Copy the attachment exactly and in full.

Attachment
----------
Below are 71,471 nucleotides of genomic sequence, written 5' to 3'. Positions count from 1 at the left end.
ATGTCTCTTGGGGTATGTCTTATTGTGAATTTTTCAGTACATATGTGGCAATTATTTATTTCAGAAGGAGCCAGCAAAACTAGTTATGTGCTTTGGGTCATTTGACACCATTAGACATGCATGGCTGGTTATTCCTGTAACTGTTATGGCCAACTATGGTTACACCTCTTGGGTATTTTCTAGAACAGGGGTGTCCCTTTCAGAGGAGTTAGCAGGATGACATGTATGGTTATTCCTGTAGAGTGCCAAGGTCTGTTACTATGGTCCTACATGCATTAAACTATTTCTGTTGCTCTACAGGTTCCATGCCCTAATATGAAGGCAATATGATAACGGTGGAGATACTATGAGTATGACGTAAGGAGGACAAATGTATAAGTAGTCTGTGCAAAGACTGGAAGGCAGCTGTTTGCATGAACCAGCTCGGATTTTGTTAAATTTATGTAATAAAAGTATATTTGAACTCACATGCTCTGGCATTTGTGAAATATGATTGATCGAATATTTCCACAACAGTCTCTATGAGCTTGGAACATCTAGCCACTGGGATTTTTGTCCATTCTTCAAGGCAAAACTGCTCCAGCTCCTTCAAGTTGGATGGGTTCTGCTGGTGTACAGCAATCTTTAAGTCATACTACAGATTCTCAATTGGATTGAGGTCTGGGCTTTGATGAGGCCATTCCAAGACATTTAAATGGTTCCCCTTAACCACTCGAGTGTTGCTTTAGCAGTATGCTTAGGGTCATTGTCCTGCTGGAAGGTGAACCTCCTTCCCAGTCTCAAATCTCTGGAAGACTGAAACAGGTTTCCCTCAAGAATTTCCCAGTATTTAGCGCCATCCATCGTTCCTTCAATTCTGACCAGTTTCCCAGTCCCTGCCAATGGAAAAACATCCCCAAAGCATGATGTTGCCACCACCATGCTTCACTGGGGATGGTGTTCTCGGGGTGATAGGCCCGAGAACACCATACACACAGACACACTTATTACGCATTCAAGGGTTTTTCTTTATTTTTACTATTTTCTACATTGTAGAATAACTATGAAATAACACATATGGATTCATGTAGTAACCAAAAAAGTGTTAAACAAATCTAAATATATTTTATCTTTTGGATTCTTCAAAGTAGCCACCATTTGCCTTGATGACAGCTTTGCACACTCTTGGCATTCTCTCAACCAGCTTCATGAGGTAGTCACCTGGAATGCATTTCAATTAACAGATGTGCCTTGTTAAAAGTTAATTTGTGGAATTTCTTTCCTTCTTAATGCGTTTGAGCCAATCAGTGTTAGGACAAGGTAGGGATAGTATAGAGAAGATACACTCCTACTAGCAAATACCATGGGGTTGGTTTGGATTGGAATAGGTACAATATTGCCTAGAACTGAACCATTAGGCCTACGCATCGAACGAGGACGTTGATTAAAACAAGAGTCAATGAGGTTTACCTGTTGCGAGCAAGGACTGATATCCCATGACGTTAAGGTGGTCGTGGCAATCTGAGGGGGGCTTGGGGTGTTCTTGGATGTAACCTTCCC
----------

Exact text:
Below are 71,471 nucleotides of genomic sequence, written 5' to 3'. Positions count from 1 at the left end.
ATGTCTCTTGGGGTATGTCTTATTGTGAATTTTTCAGTACATATGTGGCAATTATTTATTTCAGAAGGAGCCAGCAAAACTAGTTATGTGCTTTGGGTCATTTGACACCATTAGACATGCATGGCTGGTTATTCCTGTAACTGTTATGGCCAACTATGGTTACACCTCTTGGGTATTTTCTAGAACAGGGGTGTCCCTTTCAGAGGAGTTAGCAGGATGACATGTATGGTTATTCCTGTAGAGTGCCAAGGTCTGTTACTATGGTCCTACATGCATTAAACTATTTCTGTTGCTCTACAGGTTCCATGCCCTAATATGAAGGCAATATGATAACGGTGGAGATACTATGAGTATGACGTAAGGAGGACAAATGTATAAGTAGTCTGTGCAAAGACTGGAAGGCAGCTGTTTGCATGAACCAGCTCGGATTTTGTTAAATTTATGTAATAAAAGTATATTTGAACTCACATGCTCTGGCATTTGTGAAATATGATTGATCGAATATTTCCACAACAGTCTCTATGAGCTTGGAACATCTAGCCACTGGGATTTTTGTCCATTCTTCAAGGCAAAACTGCTCCAGCTCCTTCAAGTTGGATGGGTTCTGCTGGTGTACAGCAATCTTTAAGTCATACTACAGATTCTCAATTGGATTGAGGTCTGGGCTTTGATGAGGCCATTCCAAGACATTTAAATGGTTCCCCTTAACCACTCGAGTGTTGCTTTAGCAGTATGCTTAGGGTCATTGTCCTGCTGGAAGGTGAACCTCCTTCCCAGTCTCAAATCTCTGGAAGACTGAAACAGGTTTCCCTCAAGAATTTCCCAGTATTTAGCGCCATCCATCGTTCCTTCAATTCTGACCAGTTTCCCAGTCCCTGCCAATGGAAAAACATCCCCAAAGCATGATGTTGCCACCACCATGCTTCACTGGGGATGGTGTTCTCGGGGTGATAGGCCCGAGAACACCATACACACAGACACACTTATTACGCATTCAAGGGTTTTTCTTTATTTTTACTATTTTCTACATTGTAGAATAACTATGAAATAACACATATGGATTCATGTAGTAACCAAAAAAGTGTTAAACAAATCTAAATATATTTTATCTTTTGGATTCTTCAAAGTAGCCACCATTTGCCTTGATGACAGCTTTGCACACTCTTGGCATTCTCTCAACCAGCTTCATGAGGTAGTCACCTGGAATGCATTTCAATTAACAGATGTGCCTTGTTAAAAGTTAATTTGTGGAATTTCTTTCCTTCTTAATGCGTTTGAGCCAATCAGTGTTAGGACAAGGTAGGGATAGTATAGAGAAGATACACTCCTACTAGCAAATACCATGGGGTTGGTTTGGATTGGAATAGGTACAATATTGCCTAGAACTGAACCATTAGGCCTACGCATCGAACGAGGACGTTGATTAAAACAAGAGTCAATGAGGTTTACCTGTTGCGAGCAAGGACTGATATCCCATGACGTTAAGGTGGTCGTGGCAATCTGAGGGGGGCTTGGGGTGTTCTTGGATGTAACCTTCCC